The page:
Here at AdvicePay our team just wrapped up our 15th quarterly retreat at our office headquarters in beautiful Bozeman, Montana.
Having been lucky to attend most of them since 2018 and see how they’ve unfolded over time, I felt inspired to share a few reflections on what we’ve learned!
But first: a quick introductory tour to AdvicePay retreats! What are they? Why do we do them? What do we do?
(Contrary to how it may sound, it’s not a time to play – though there’s definitely plenty of fun to be had once the workday ends. :))
The first and most important thing to know about our retreats is that they’re a framework intended to get our team out of our daily, heads-down “busyness” and take dedicated time to plan our big company goals for the quarter ahead.
As we use the Entrepreneurial Operating System (EOS) model in all aspects of our work, a big part of our retreats revolve around setting new clear quarterly priorities – EOS calls them ‘Rocks’ – for every person on the team.
For example, if we have a major new feature we want to release in the app, many team members will have Rocks centered on how to make that a success! We spend a lot of time thinking about what we can do to meet our users’ needs – and then developing the features and/or resources to support them.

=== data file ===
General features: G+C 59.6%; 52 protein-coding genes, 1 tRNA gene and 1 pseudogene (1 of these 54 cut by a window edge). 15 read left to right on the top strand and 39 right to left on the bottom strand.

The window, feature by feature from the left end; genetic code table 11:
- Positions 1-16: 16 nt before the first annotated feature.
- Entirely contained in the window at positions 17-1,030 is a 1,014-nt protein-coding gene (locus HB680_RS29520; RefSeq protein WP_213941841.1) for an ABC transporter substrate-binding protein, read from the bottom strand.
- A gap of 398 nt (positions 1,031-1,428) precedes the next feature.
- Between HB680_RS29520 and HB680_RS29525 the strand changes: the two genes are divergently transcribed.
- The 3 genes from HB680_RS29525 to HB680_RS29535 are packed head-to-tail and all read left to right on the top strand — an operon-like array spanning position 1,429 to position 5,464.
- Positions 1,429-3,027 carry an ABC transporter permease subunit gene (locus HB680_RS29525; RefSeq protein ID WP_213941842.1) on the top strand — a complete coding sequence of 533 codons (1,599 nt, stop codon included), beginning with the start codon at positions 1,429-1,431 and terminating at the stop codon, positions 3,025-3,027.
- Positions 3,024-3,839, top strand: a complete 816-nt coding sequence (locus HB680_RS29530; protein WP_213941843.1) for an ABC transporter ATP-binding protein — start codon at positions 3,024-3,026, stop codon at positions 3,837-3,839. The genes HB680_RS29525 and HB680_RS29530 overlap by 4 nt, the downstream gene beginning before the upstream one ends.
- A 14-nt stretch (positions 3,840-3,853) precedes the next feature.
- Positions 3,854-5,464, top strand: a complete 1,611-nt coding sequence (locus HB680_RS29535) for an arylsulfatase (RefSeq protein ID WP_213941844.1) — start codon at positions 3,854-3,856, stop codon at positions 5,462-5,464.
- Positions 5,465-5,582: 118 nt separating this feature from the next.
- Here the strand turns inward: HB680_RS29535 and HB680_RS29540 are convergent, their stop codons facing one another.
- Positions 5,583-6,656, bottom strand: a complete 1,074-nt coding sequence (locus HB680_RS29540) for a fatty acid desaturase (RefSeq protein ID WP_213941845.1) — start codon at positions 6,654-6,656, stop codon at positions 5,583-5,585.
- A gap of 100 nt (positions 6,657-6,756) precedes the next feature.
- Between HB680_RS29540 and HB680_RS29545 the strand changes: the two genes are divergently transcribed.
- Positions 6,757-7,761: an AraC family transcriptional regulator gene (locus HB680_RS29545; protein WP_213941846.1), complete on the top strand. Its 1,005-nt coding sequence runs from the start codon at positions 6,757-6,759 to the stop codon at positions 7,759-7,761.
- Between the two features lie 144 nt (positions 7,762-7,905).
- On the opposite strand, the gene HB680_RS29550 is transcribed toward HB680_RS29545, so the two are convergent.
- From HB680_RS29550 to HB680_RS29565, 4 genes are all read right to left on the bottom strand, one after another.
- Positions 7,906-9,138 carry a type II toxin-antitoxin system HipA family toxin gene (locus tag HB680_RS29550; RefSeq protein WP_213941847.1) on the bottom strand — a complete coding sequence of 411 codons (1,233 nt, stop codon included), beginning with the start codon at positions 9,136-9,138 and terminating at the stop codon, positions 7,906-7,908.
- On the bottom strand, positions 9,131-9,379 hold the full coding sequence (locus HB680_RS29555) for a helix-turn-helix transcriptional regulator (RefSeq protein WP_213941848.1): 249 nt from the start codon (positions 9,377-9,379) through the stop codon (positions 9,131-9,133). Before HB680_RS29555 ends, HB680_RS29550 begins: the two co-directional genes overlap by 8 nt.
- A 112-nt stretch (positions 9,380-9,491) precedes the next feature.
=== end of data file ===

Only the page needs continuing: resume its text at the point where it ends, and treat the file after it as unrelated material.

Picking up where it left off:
Along with setting these Rocks, we have an Ask Me Anything session with our CEO, Alan, and Learning & Development sessions around critical topics like communication, workplace burnout, and diversity & inclusion.
I think it’s safe to say our retreats have been one of the most important ways we’ve met and exceeded our business goals over the years!
So with that in mind and as I look back at what we’ve tried here at AdvicePay, here are my thoughts on 5 things that make for stellar retreat experiences.
1. Be on the lookout for what you should change
When we started holding retreats 4 years ago, we had less than 10 people on the team. Much of what we did then is very different from what we do now!
At first we tried to do All The Things at once, which resulted in lengthy, brainpower-intense activities packed together.